The men's marathon world record could be smashed by half a minute in Berlin tomorrow morning, according to the man responsible for compiling what is the finest elite field of all time.
Reigning Olympic marathon champion Eliud Kipchoge, triple Olympic track champion Kenenisa Bekele and former world record holder Wilson Kipsang will do battle over the streets of Berlin, with all three targeting the existing two hours two minutes 57 seconds world record.
That mark was set by Dennis Kimetto at the 2014 Berlin Marathon and the last six world records have come on the German capital's flat course.
With Kipchoge coming into the race fresh off the back of his 2:00.25 Nike-sponsored marathon under artificial conditions - and not counting towards official records - earlier this year, the Kenyan is odds-on to break the world record tomorrow.
"This is like a dream come true," Mark Milde, Berlin Marathon race director, told Telegraph Sport.
"It depends much on the weather, but if the weather is OK - and we have the usual good weather that we've had in recent years in Berlin - I am quite confident that the record will go.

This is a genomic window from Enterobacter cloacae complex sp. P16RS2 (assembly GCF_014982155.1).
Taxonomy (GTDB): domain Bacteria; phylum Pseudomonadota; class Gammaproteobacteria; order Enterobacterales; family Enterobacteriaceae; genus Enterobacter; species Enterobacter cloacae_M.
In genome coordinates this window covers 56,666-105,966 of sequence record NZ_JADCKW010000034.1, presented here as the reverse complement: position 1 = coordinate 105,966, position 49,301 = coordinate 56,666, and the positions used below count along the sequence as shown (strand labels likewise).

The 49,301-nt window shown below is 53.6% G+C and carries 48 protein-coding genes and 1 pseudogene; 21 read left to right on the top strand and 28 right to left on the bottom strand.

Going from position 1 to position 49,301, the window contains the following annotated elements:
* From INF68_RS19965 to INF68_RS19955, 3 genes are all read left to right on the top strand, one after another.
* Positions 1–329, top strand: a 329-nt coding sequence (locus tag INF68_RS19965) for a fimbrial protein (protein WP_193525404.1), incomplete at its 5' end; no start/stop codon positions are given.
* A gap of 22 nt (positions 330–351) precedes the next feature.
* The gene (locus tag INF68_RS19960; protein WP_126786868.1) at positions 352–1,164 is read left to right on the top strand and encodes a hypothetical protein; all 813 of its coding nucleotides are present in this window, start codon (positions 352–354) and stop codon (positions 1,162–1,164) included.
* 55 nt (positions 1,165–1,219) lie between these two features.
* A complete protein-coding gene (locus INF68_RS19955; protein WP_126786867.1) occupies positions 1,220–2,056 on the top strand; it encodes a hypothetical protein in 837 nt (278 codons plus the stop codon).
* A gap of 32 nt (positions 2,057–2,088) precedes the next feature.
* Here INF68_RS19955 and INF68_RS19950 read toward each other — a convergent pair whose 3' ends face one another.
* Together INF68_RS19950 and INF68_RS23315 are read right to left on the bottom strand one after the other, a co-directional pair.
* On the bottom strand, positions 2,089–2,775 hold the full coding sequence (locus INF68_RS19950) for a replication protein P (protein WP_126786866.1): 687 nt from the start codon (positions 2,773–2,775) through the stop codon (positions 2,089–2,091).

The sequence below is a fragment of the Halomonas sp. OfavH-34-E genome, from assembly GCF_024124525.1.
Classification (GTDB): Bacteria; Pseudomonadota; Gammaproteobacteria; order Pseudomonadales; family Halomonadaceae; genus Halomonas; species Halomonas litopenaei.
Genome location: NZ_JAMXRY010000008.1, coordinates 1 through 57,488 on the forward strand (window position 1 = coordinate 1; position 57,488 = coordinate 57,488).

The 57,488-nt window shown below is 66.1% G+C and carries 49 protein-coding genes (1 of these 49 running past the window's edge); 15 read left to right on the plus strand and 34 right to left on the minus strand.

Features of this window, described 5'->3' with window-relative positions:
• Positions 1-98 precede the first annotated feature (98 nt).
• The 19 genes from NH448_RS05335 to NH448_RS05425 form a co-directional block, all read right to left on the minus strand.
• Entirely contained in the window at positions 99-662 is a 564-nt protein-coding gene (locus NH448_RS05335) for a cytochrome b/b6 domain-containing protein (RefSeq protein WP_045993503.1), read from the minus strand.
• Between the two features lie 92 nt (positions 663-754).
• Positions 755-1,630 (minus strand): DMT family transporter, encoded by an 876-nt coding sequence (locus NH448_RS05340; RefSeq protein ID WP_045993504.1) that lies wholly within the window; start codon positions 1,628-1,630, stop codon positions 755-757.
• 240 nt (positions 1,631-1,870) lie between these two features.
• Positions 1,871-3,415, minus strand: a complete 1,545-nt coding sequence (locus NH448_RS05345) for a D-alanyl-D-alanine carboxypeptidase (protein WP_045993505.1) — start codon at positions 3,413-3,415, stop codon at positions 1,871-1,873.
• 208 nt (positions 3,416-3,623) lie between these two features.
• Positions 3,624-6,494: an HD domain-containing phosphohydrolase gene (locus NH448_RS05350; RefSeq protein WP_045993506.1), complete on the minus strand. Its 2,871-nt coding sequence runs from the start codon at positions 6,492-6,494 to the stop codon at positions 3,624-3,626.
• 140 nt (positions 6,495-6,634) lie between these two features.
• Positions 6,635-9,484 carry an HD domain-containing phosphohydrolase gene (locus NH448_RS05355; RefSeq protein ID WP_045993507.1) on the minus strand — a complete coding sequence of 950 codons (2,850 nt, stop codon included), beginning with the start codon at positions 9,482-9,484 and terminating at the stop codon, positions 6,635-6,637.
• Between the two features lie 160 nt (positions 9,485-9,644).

"We have recruited the pacemakers in a way that they can, on a perfect day, go out at world record pace.
"It's about trying to get these runners into a mental place where they work together as long as possible and the competition element kicks in only at a later part. So when the pacemakers drop out with 10km to go, they don't start looking around but try to keep up the race with the pace high.
"The world record has stood for three years. We think they can lower it, not just by two or three seconds but maybe half a minute."
While cool conditions are expected for the race, Milde will be desperately hoping the forecast rain fails to materialise. Both Ethiopian Bekele and Kipsang, of Kenya, have winning experience in Berlin - Bekele prevailed in a thrilling duel between the pair last year - but it is Kipchoge who heads the field, having won a remarkable seven of his eight career marathons.
He last took on the Berlin course in 2015 when he triumphed despite bloodied and blistered feet caused by his insoles malfunctioning and coming loose.
"I think this is a really important year," said Kipchoge. "The first time I went to Berlin I was learning the ropes on how to handle marathon, the second one was normal and I had no unique target, but this one I have a goal of a world record.
"It's a special year and special race for me."